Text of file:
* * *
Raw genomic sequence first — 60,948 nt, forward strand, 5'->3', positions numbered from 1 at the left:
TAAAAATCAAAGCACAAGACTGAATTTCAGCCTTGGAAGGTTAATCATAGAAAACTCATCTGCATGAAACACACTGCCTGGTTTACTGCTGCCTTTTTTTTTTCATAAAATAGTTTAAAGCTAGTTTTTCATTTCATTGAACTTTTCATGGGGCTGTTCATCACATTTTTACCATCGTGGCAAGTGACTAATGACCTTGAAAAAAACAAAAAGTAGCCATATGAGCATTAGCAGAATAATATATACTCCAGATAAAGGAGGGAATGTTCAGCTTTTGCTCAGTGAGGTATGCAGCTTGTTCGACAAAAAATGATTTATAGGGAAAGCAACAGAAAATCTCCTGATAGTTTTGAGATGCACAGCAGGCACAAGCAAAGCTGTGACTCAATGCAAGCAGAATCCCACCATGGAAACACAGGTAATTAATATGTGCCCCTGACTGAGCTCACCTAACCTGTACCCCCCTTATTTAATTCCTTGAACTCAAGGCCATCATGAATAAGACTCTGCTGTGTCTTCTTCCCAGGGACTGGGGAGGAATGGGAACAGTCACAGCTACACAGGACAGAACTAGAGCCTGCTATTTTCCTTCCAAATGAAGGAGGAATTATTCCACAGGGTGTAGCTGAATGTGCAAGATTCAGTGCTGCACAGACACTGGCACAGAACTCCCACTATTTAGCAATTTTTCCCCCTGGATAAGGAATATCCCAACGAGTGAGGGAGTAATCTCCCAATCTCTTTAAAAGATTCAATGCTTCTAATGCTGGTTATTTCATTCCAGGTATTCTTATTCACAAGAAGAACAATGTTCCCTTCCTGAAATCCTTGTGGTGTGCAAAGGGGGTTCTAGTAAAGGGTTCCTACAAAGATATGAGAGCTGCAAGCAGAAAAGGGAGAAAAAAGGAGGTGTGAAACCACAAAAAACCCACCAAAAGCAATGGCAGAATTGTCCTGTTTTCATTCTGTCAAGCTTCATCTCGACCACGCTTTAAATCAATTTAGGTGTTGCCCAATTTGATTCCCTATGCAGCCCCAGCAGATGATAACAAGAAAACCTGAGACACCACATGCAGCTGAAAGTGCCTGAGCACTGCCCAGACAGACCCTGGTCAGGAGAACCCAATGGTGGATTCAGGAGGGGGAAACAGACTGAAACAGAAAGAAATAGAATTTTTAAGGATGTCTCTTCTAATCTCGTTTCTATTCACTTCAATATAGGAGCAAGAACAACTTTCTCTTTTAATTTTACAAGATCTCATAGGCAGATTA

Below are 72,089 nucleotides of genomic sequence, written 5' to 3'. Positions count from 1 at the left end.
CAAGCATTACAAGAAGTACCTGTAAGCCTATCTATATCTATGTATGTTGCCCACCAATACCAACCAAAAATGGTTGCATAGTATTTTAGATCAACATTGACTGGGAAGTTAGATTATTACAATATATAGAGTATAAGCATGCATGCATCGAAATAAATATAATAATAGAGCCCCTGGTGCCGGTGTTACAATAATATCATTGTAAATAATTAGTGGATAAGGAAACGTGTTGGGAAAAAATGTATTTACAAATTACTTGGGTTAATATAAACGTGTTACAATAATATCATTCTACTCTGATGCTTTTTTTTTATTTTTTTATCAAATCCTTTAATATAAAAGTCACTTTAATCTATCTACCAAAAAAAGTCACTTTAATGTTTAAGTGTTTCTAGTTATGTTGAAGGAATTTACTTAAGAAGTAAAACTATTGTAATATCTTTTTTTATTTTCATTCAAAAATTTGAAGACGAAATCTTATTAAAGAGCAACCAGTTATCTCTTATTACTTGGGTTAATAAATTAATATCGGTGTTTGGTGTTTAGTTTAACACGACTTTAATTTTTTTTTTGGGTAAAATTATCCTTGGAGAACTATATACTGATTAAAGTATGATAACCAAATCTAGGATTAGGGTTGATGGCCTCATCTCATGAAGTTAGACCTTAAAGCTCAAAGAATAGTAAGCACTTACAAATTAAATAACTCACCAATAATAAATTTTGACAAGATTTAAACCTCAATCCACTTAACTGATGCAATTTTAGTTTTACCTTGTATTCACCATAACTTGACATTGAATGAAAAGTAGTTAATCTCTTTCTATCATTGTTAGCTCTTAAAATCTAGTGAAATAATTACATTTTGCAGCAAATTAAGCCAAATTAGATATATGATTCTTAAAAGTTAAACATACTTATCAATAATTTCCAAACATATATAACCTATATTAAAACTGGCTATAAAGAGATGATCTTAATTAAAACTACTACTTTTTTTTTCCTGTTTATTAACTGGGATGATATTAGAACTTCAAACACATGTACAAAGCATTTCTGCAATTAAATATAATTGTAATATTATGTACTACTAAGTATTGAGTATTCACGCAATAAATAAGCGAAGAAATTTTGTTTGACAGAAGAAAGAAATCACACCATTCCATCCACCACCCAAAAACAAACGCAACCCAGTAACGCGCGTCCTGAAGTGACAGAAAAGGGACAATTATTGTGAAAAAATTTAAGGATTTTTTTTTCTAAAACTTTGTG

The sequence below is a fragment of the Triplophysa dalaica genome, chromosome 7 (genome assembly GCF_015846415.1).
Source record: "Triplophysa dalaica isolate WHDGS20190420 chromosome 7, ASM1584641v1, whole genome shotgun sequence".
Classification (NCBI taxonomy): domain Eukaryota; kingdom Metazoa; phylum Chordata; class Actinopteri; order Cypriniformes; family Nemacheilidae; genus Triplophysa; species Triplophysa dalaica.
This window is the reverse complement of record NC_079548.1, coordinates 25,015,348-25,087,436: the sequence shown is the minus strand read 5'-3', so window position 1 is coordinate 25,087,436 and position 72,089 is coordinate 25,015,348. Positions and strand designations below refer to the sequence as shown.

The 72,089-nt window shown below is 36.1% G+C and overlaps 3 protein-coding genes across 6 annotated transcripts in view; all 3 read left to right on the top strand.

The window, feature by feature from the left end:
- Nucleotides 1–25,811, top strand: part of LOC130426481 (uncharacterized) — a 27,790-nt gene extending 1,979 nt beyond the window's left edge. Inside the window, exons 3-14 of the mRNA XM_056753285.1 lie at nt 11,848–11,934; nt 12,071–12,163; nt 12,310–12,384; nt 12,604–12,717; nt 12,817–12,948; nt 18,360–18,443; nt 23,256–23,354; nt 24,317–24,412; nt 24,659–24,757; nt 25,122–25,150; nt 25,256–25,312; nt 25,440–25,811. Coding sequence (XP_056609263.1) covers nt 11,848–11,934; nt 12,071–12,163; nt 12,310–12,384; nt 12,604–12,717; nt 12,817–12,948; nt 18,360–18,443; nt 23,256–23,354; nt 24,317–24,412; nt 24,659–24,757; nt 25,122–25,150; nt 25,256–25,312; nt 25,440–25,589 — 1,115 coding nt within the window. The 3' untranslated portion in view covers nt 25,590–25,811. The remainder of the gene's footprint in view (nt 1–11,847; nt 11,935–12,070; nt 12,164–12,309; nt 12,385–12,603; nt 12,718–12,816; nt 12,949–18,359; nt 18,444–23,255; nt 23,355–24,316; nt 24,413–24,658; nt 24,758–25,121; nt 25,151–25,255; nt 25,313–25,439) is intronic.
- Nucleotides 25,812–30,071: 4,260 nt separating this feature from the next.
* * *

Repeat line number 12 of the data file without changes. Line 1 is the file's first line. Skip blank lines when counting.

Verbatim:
- Nucleotides 25,812–30,071: 4,260 nt separating this feature from the next.